In other words, Neelix’s insecurities are all about Neelix, with Kes treated more as an object than an individual. Neelix may give lip service to wanting her to have the chance to explore and learn new things, but every time she does, whether it’s studying with the Doctor or learning about Starfleet from Paris, Neelix goes slightly berserk. Kes is aware of this and feels guilty, though she tells Kim that she knows it’s ridiculous; far too often she questions whether her behavior will upset Neelix instead of making choices purely for herself, thus stopping her from growing exactly the way she came on Voyager to do. Then there’s Paris, who’s already shown romantic interest in Stadi, the Delaney sisters, a couple of aliens, and various holograms; he decides that he’s in love with Kes not because they’ve shared the sort of private emotional details about their backgrounds and goals that he shares with Neelix in this episode, but because she’s warm and friendly and falls into his lap. He knows even less about Kes than Neelix does. I have no issue with Paris finding her attractive – like Kirk, Paris simply seems to appreciate women, regardless of age or species – but the confession scene with Kim makes him seem like even more of a shallow buffoon than the show has already indicated, and Kim mocks him about it. We keep being told that Tom isn’t the screw-up Starfleet believes, with tendencies that sent him to the Maquis, then to prison, but if we’re supposed to find him likable instead of merely tolerable, there has to be more to his inner life than moping about not being able to live up to his father’s expectations and drooling over every female he meets. Sure, it’s cute when he takes an interest in the alien baby he initially wants to abandon, but given that in a few weeks he won’t even blink when his own alien babies get left behind after his Warp 10 adventure in “Threshold,” it’s even more difficult to take his paternal instincts seriously on this rewatch. We also know on a rewatch that we’re never going to see the alien species again, even though they obviously have advanced technology so they might make good allies.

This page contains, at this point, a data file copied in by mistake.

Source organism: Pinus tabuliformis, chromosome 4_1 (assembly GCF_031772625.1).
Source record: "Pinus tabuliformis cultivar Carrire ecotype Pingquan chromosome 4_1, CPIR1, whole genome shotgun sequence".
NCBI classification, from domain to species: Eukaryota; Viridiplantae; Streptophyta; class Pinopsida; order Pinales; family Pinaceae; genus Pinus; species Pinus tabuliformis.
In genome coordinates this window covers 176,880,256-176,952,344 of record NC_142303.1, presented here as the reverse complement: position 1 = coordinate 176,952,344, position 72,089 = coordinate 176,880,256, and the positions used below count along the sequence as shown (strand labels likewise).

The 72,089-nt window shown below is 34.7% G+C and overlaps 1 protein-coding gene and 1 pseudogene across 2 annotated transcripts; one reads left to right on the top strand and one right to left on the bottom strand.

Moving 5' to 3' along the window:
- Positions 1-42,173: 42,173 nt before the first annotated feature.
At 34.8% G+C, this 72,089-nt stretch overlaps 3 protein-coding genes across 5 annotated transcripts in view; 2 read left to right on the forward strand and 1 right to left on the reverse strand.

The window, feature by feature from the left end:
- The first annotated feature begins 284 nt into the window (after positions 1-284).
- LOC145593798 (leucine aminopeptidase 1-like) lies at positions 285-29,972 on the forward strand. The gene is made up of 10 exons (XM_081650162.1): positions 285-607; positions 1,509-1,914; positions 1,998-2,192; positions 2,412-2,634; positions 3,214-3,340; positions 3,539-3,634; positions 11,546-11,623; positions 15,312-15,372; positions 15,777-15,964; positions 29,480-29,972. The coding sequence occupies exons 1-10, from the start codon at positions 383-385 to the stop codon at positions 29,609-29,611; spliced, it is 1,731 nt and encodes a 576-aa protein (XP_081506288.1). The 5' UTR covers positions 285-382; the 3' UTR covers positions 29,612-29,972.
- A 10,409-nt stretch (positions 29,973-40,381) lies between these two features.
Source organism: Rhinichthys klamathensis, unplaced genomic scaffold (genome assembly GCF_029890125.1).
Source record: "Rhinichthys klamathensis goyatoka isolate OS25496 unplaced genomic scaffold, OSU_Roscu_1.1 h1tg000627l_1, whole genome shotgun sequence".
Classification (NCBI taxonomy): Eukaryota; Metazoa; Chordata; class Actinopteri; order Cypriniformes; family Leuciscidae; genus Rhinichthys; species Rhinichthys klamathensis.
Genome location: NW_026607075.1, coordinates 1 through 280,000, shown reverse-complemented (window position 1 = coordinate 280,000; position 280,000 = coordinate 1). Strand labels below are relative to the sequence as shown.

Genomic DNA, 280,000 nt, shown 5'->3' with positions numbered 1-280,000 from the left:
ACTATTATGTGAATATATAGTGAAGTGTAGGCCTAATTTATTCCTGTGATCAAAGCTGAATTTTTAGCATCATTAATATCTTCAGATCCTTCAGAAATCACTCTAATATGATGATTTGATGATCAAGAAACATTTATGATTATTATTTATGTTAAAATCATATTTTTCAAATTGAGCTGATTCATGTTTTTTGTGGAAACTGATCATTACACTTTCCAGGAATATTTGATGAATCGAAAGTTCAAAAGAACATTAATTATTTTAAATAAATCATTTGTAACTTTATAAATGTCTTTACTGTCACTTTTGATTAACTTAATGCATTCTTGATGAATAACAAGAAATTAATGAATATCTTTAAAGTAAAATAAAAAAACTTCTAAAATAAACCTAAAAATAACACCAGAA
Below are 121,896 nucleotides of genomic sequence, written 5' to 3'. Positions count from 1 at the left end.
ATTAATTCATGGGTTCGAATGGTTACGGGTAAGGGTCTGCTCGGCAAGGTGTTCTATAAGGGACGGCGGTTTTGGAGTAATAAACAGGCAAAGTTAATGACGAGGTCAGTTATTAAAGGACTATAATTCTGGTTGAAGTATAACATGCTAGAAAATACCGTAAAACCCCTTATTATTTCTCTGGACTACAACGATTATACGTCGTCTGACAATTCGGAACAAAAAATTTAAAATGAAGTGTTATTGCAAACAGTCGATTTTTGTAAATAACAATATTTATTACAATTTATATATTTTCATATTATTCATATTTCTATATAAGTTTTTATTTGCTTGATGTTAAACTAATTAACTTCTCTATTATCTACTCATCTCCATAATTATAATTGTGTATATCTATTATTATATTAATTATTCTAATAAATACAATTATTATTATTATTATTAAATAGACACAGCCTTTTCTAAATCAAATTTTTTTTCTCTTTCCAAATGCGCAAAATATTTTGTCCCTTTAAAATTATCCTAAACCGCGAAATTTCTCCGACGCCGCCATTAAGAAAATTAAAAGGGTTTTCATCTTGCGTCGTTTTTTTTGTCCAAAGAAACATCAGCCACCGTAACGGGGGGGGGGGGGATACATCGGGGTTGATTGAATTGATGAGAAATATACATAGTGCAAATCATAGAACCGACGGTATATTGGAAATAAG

And we know that Paris drops his interest in Kes as quickly as he develops it. So despite a couple of nicely directed scenes between Paris and Neelix, what’s the point? When I first reviewed “Parturition,” I called it “a pretty harmless waste of an hour,” but that’s too generous. The story is the most superficial sci-fi schlock, advancing neither the ship’s mission nor our understanding of the way the crew interacts. When it comes to the characters, everyone looks pretty useless apart from Kim and Torres, even Janeway – not only does she have to play mother to brats who hold positions sufficiently elevated that they have no excuses for their unprofessional behavior, but she decides to risk (and lose) yet another of Voyager’s precious shuttlecraft. I recall that someone did a count and concluded that Voyager ultimately lost 17 of its original six shuttles – or possibly more, if the ones from “Hunters” and “Drone” weren’t rescued and repaired. Although we keep being told that the ship is nearly out of replicator power for food, they must have enough to keep reproducing shuttles to make up for the ones destroyed while looking for something to eat. I’ll forgive Chakotay for making it sound like diverting one single day off course to bolster critical food stores might be a crisis; I assume he just wants an excuse to get Janeway alone in her ready room, at least until they learn that the Doctor has been eavesdropping on all command decisions in which he’s not included, a revelation that makes them both look so concerned that I desperately want to know what they’re afraid the Doctor overheard. You know what I said last week about shipping making otherwise unwatchable episodes enjoyable? “Parturition” is a classic example, whether you’d rather imagine Janeway and Chakotay being spied on by the Doctor or Neelix, Kes and Paris heading off at the end to get drunk and have “piloting lessons” together.